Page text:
Voter ID laws are one of the most controversial topics in America today.
As of 2016, 33 states had some kind of voter ID law. Here is the breakdown, according to the National Conference of State Legislatures.
Strict photo ID required: Georgia, Indiana, Kansas, Mississippi, Tennessee, Virginia, and Wisconsin.
Strict non-photo ID required: Arizona and Ohio.
Non-Strict photo ID required: Alabama, Florida, Idaho, Louisiana, Michigan, Rhode Island, South Dakota, and Texas.
Non-Strict non-photo ID required: Alaska, Arkansas, Colorado, Connecticut, Delaware, Hawaii, Kentucky, Missouri, Montana, New Hampshire, North Dakota, Oklahoma, South Carolina, Utah, and Washington.
No ID required to vote at ballot box: California, Illinois, Iowa, Maine, Maryland, Massachusetts, Minnesota, Nebraska, Nevada, New Jersey, New Mexico, New York, North Carolina, Oregon, Pennsylvania, Vermont, West Virginia, Wyoming, and Washington, D.C.
Opponents of voter ID laws generally oppose them for two reasons. First, they say such laws are unnecessary because voter fraud “never” happens. Second, they argue that voter ID laws are racist.
While President Trump’s claims that millions of illegal voters cast ballots in the 2016 presidential election are probably inaccurate, evidence shows that voter fraud still occurs regularly. So taking prudent steps to curb instances of illegal voting and ensure electoral integrity might make sense—assuming such policies are not in fact racist, as critics claim.
Many people (including myself) are puzzled by the suggestion that asking someone to show identification is racist. Asking someone to flash ID is a non-invasive request, something people are accustomed to doing to check-out a library book, rent a movie, or buy a beer. And as shown above, voter ID laws were passed in progressive states such as Washington, Delaware, New Jersey, and Connecticut. They are also extremely popular.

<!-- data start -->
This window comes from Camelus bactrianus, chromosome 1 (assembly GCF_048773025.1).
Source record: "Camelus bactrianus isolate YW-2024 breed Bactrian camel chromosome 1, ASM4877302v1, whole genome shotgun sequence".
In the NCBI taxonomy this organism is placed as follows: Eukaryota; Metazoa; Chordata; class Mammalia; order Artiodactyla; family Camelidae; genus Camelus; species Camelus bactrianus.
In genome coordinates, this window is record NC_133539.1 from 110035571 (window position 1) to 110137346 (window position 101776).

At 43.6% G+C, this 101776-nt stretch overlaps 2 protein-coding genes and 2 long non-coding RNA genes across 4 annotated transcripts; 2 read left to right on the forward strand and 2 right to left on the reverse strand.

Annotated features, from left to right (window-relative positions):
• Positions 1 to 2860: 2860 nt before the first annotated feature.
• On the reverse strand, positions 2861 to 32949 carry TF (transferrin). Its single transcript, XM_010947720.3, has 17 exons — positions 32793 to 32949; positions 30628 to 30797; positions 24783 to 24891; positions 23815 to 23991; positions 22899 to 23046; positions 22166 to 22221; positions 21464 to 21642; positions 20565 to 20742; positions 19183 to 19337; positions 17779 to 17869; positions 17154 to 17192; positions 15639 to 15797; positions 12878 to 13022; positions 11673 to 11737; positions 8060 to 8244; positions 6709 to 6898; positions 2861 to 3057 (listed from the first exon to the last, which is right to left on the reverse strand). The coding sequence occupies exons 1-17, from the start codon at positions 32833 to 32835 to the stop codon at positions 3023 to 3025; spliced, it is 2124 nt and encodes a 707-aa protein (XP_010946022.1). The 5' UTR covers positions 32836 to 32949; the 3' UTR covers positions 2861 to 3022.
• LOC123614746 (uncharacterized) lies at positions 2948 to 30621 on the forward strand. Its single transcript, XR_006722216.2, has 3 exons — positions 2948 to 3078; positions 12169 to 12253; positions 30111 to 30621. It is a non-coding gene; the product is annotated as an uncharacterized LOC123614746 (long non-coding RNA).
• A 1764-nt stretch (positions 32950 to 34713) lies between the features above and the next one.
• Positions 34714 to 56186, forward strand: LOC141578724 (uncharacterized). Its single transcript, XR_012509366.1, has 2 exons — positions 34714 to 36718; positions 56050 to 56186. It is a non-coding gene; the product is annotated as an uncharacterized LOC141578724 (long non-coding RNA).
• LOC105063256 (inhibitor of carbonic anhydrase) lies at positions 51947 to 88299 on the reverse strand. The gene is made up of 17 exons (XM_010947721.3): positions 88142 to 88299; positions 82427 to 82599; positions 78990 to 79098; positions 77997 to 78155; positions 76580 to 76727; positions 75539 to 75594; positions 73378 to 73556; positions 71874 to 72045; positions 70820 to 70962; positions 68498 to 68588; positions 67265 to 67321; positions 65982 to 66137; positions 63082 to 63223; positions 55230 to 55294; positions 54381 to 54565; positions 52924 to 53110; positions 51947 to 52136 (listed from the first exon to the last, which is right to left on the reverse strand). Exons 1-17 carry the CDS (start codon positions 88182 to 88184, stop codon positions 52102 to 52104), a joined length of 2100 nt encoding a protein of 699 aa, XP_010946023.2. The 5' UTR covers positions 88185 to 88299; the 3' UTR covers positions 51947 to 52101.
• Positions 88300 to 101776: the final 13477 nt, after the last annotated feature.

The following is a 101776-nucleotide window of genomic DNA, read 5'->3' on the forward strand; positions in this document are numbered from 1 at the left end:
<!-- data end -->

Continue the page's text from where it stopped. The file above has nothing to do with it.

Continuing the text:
But the best argument I’ve seen against the notion that voter ID is racist came recently from Mark Lutchman, a 24-year-old author and national guardsman who goes by the name The Colored Conservative on Facebook.
In a tweet that went viral, Lutchman stated that the idea that blacks don’t carry IDs is itself a bigoted view.
“The idea that voter ID laws are a way to suppress blacks from voting is not only preposterous but totally racist,” he wrote. “I don’t know a single black person without an ID. Democrats are treating us like vagrants. See through the BS.”
I think Lutchman’s tweet went viral—it was retweeted 6,600 times; he only he has 10,600 Twitter followers—because there is truth in this claim. It reminded me of something a friend, who is a minority, recently told me about progressives.
“They don’t look at us individuals,” he said. “They look at us as statistics.”
There is something troubling and paternalistic in a view that suggests black people are somehow less than capable of obtaining an ID to cast a ballot. Sadly, as the political commentator Candace Owen recently observed, this has been the prevailing treatment toward African Americans in recent generations.
“The bigotry of low expectations has been seeded into the [consciousness] of blacks,” she tweeted. “Over the last decade, blacks have become mentally weak—the weakest we have ever been at any point in our history. Black power has transformed into Black submission.”
America doesn’t need voters. It needs citizens. But will we get capable and self-sufficient citizens if we continue to treat people not as individuals but statistics?